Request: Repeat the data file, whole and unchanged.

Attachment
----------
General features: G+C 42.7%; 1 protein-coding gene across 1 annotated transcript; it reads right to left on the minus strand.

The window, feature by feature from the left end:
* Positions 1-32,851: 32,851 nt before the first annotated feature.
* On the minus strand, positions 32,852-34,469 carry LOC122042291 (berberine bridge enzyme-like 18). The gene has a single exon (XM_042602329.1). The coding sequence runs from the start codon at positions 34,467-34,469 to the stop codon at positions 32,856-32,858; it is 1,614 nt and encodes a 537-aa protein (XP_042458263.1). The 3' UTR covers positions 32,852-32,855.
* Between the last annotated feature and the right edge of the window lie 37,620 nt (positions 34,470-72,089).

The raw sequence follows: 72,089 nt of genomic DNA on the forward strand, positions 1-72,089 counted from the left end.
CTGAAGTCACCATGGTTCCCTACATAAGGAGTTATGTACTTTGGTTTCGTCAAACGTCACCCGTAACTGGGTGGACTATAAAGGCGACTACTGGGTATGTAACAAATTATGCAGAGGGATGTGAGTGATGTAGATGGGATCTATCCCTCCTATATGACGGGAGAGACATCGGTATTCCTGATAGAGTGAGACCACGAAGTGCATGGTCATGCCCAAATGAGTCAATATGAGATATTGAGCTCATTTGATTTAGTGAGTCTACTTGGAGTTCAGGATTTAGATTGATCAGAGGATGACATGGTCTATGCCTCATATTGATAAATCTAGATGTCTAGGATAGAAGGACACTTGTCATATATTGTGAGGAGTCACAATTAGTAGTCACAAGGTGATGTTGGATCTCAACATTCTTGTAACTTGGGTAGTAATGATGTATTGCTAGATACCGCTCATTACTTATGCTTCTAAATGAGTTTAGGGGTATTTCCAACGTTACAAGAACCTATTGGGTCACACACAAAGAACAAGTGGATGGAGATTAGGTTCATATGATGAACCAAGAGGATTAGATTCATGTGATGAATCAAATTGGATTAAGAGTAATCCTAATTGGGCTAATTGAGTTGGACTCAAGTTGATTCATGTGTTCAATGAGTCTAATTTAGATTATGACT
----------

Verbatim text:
General features: G+C 42.7%; 1 protein-coding gene across 1 annotated transcript; it reads right to left on the minus strand.

The window, feature by feature from the left end:
* Positions 1-32,851: 32,851 nt before the first annotated feature.
* On the minus strand, positions 32,852-34,469 carry LOC122042291 (berberine bridge enzyme-like 18). The gene has a single exon (XM_042602329.1). The coding sequence runs from the start codon at positions 34,467-34,469 to the stop codon at positions 32,856-32,858; it is 1,614 nt and encodes a 537-aa protein (XP_042458263.1). The 3' UTR covers positions 32,852-32,855.
* Between the last annotated feature and the right edge of the window lie 37,620 nt (positions 34,470-72,089).

The raw sequence follows: 72,089 nt of genomic DNA on the forward strand, positions 1-72,089 counted from the left end.
CTGAAGTCACCATGGTTCCCTACATAAGGAGTTATGTACTTTGGTTTCGTCAAACGTCACCCGTAACTGGGTGGACTATAAAGGCGACTACTGGGTATGTAACAAATTATGCAGAGGGATGTGAGTGATGTAGATGGGATCTATCCCTCCTATATGACGGGAGAGACATCGGTATTCCTGATAGAGTGAGACCACGAAGTGCATGGTCATGCCCAAATGAGTCAATATGAGATATTGAGCTCATTTGATTTAGTGAGTCTACTTGGAGTTCAGGATTTAGATTGATCAGAGGATGACATGGTCTATGCCTCATATTGATAAATCTAGATGTCTAGGATAGAAGGACACTTGTCATATATTGTGAGGAGTCACAATTAGTAGTCACAAGGTGATGTTGGATCTCAACATTCTTGTAACTTGGGTAGTAATGATGTATTGCTAGATACCGCTCATTACTTATGCTTCTAAATGAGTTTAGGGGTATTTCCAACGTTACAAGAACCTATTGGGTCACACACAAAGAACAAGTGGATGGAGATTAGGTTCATATGATGAACCAAGAGGATTAGATTCATGTGATGAATCAAATTGGATTAAGAGTAATCCTAATTGGGCTAATTGAGTTGGACTCAAGTTGATTCATGTGTTCAATGAGTCTAATTTAGATTATGACT